I think many of you guys don't understand how governments work (which BTW we can criticize but we are the first ones to sue if it doesn't do what we want while everyone else's lawsuit is frivolous). When an organization like the USTA puts out guidelines to clubs, Universities, high schools and Parks and Rec, it is an immense responsibility, legally and morally. Therefore, over-cautiousness has to be incorporated. Secondly, any list of suggestions has to be somewhat long in order to be credible. That is just how these things work. No one wants an "expert" to give a one-line suggestion. When you put these factors together, you end up with a long list with some items erring on the conservative side, with a wink-wink that many of them will not be followed. This is how it works and this is how you want it to work when it is of importance to you, never mind that otherwise it is always "bureaucratic" when it is about someone else. Don't believe all the facade - old farts at the club who are always complaining about "government interference" were the most particular about masking and SD, and the first to line up for the vaccine. One of the "freedom" guys actually told me not to sit on the bench next to his water bottle since I had not been fully vaccinated yet.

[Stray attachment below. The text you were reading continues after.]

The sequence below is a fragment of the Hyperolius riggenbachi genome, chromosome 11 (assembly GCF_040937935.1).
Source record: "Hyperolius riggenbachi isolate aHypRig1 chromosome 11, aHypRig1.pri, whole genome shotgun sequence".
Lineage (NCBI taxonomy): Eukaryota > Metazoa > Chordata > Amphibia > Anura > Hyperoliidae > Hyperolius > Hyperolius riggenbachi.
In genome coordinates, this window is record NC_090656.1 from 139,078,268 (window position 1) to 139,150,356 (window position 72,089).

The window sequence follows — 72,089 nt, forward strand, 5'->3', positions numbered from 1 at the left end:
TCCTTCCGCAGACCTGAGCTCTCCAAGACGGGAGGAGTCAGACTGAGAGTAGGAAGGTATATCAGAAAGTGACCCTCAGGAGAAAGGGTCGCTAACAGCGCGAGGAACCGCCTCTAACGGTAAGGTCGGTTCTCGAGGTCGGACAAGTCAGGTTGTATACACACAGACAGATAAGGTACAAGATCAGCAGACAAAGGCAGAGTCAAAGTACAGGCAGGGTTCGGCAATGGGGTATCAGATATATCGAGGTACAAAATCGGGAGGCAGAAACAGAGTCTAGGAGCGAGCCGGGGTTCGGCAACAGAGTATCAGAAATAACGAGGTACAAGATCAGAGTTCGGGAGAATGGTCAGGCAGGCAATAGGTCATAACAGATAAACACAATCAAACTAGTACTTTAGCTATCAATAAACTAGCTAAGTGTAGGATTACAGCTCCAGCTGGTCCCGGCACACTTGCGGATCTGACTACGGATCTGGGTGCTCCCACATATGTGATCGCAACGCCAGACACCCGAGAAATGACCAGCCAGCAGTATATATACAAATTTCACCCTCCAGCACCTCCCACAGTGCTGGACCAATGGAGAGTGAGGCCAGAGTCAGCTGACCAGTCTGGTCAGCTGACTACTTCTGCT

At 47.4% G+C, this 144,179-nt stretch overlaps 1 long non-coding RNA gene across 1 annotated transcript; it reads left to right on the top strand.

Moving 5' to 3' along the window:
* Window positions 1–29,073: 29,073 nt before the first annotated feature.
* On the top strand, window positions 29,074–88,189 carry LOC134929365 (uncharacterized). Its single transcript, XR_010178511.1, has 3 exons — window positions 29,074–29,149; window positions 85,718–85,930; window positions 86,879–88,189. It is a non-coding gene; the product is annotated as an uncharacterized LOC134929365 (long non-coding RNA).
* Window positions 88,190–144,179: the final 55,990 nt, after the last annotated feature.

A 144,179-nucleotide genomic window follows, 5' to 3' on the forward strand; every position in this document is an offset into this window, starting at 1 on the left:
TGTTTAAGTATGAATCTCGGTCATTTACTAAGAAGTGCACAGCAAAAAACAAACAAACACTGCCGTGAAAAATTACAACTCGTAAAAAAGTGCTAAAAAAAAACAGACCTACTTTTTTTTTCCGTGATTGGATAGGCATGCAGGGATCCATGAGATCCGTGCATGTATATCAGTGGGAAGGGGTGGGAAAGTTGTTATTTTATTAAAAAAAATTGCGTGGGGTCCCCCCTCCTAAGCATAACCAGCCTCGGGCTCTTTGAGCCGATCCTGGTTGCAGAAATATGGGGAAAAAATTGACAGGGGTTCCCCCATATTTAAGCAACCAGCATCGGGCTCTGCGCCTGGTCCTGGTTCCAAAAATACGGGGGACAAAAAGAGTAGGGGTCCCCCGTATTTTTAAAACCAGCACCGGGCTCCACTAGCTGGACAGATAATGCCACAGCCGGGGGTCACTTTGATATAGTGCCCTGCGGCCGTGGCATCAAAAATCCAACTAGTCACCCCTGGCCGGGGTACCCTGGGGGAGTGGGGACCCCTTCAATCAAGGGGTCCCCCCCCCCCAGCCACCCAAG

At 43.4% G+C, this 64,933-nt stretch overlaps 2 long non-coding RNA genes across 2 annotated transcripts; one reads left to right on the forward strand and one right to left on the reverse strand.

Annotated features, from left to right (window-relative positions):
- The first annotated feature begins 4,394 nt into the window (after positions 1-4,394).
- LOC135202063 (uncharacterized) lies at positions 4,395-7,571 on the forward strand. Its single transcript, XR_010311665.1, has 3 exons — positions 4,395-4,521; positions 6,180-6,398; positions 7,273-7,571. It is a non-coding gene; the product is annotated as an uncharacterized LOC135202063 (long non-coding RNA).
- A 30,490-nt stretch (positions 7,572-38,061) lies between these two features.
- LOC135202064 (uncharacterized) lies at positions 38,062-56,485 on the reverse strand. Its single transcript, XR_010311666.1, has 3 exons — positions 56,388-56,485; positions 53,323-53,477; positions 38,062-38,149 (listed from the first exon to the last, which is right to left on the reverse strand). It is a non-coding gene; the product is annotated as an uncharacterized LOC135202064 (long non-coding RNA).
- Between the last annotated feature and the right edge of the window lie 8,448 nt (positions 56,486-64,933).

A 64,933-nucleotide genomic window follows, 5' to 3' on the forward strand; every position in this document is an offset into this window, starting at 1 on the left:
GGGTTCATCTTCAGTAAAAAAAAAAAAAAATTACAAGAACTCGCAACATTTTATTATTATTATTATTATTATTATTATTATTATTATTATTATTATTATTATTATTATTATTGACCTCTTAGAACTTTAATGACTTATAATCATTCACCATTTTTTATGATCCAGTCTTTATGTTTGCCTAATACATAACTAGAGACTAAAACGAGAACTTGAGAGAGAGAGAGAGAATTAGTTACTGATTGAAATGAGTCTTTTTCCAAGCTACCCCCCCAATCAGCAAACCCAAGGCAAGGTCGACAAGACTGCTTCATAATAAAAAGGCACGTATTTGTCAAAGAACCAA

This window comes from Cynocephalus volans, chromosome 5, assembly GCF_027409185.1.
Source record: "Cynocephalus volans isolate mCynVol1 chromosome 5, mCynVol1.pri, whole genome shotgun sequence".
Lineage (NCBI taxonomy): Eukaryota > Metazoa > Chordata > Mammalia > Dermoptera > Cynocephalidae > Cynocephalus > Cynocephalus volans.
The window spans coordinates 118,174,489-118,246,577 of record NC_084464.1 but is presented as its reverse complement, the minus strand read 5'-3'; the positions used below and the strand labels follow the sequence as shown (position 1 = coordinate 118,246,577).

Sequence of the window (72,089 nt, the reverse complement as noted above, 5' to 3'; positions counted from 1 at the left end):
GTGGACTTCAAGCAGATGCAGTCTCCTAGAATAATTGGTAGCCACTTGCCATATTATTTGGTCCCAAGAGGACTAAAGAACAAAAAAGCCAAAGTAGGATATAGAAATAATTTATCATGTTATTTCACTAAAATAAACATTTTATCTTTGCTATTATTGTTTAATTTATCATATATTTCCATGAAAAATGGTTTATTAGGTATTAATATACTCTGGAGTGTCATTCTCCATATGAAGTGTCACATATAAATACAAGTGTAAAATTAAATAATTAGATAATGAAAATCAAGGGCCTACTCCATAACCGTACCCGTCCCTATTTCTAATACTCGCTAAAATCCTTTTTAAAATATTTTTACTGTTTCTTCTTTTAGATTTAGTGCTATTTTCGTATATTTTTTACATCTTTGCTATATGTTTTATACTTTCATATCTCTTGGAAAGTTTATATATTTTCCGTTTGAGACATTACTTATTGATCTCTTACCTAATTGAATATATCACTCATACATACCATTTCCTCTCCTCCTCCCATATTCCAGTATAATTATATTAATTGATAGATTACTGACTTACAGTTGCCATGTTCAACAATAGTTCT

Joe Garfield

Semi-Pro
If the separate balls rule were in place, what happens if you serve a couple aces (or double fault)? You have to walk around and pick up your balls?
 

Cindysphinx

G.O.A.T.
I'm sorry that Costco subjected you and your son to this horrible hardship of having to stand six feet apart in their overexuberant and misguided effort to attempt to keep people safe in a way they thought was best. It must have been just awful for you.
I’m sorry that you (and apparently uninformed bureaucrats like you) can’t understand that imposing nonsensical restrictions on people undermines the credibility of the ones that do make sense.